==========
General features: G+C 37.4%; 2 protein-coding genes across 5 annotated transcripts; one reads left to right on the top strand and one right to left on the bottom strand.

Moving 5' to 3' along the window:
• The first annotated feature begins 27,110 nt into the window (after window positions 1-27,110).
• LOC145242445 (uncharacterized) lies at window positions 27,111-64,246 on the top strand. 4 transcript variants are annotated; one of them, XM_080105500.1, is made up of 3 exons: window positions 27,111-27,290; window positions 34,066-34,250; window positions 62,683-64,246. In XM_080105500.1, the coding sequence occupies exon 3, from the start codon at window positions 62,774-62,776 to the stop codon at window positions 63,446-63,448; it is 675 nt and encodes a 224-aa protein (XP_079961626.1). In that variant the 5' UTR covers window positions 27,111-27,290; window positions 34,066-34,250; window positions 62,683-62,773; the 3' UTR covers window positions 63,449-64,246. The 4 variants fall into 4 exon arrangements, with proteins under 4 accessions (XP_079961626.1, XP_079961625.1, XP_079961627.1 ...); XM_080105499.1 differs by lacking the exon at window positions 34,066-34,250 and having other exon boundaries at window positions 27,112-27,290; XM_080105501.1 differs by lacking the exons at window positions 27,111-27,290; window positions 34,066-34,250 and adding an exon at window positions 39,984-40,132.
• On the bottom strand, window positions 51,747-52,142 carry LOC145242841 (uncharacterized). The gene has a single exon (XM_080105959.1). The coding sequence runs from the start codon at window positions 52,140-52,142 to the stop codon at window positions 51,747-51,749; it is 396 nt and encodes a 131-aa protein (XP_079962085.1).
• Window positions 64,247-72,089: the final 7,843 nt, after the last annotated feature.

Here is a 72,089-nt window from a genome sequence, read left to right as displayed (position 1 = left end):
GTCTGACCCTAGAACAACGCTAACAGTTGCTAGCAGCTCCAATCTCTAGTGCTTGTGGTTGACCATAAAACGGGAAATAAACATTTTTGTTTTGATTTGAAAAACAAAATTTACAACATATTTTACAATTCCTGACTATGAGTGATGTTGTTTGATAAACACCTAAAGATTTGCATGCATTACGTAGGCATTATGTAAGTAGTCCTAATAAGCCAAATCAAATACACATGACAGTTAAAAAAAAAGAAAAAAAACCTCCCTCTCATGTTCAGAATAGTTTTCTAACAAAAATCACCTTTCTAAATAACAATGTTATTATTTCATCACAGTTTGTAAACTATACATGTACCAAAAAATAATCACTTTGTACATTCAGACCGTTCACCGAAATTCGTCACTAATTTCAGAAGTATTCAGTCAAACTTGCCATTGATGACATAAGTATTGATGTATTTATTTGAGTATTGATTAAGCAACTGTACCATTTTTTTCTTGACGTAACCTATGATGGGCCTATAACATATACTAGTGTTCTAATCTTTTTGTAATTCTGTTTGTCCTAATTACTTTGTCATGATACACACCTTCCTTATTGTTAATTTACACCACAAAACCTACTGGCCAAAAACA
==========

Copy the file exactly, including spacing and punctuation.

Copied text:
General features: G+C 37.4%; 2 protein-coding genes across 5 annotated transcripts; one reads left to right on the top strand and one right to left on the bottom strand.

Moving 5' to 3' along the window:
• The first annotated feature begins 27,110 nt into the window (after window positions 1-27,110).
• LOC145242445 (uncharacterized) lies at window positions 27,111-64,246 on the top strand. 4 transcript variants are annotated; one of them, XM_080105500.1, is made up of 3 exons: window positions 27,111-27,290; window positions 34,066-34,250; window positions 62,683-64,246. In XM_080105500.1, the coding sequence occupies exon 3, from the start codon at window positions 62,774-62,776 to the stop codon at window positions 63,446-63,448; it is 675 nt and encodes a 224-aa protein (XP_079961626.1). In that variant the 5' UTR covers window positions 27,111-27,290; window positions 34,066-34,250; window positions 62,683-62,773; the 3' UTR covers window positions 63,449-64,246. The 4 variants fall into 4 exon arrangements, with proteins under 4 accessions (XP_079961626.1, XP_079961625.1, XP_079961627.1 ...); XM_080105499.1 differs by lacking the exon at window positions 34,066-34,250 and having other exon boundaries at window positions 27,112-27,290; XM_080105501.1 differs by lacking the exons at window positions 27,111-27,290; window positions 34,066-34,250 and adding an exon at window positions 39,984-40,132.
• On the bottom strand, window positions 51,747-52,142 carry LOC145242841 (uncharacterized). The gene has a single exon (XM_080105959.1). The coding sequence runs from the start codon at window positions 52,140-52,142 to the stop codon at window positions 51,747-51,749; it is 396 nt and encodes a 131-aa protein (XP_079962085.1).
• Window positions 64,247-72,089: the final 7,843 nt, after the last annotated feature.

Here is a 72,089-nt window from a genome sequence, read left to right as displayed (position 1 = left end):
GTCTGACCCTAGAACAACGCTAACAGTTGCTAGCAGCTCCAATCTCTAGTGCTTGTGGTTGACCATAAAACGGGAAATAAACATTTTTGTTTTGATTTGAAAAACAAAATTTACAACATATTTTACAATTCCTGACTATGAGTGATGTTGTTTGATAAACACCTAAAGATTTGCATGCATTACGTAGGCATTATGTAAGTAGTCCTAATAAGCCAAATCAAATACACATGACAGTTAAAAAAAAAGAAAAAAAACCTCCCTCTCATGTTCAGAATAGTTTTCTAACAAAAATCACCTTTCTAAATAACAATGTTATTATTTCATCACAGTTTGTAAACTATACATGTACCAAAAAATAATCACTTTGTACATTCAGACCGTTCACCGAAATTCGTCACTAATTTCAGAAGTATTCAGTCAAACTTGCCATTGATGACATAAGTATTGATGTATTTATTTGAGTATTGATTAAGCAACTGTACCATTTTTTTCTTGACGTAACCTATGATGGGCCTATAACATATACTAGTGTTCTAATCTTTTTGTAATTCTGTTTGTCCTAATTACTTTGTCATGATACACACCTTCCTTATTGTTAATTTACACCACAAAACCTACTGGCCAAAAACA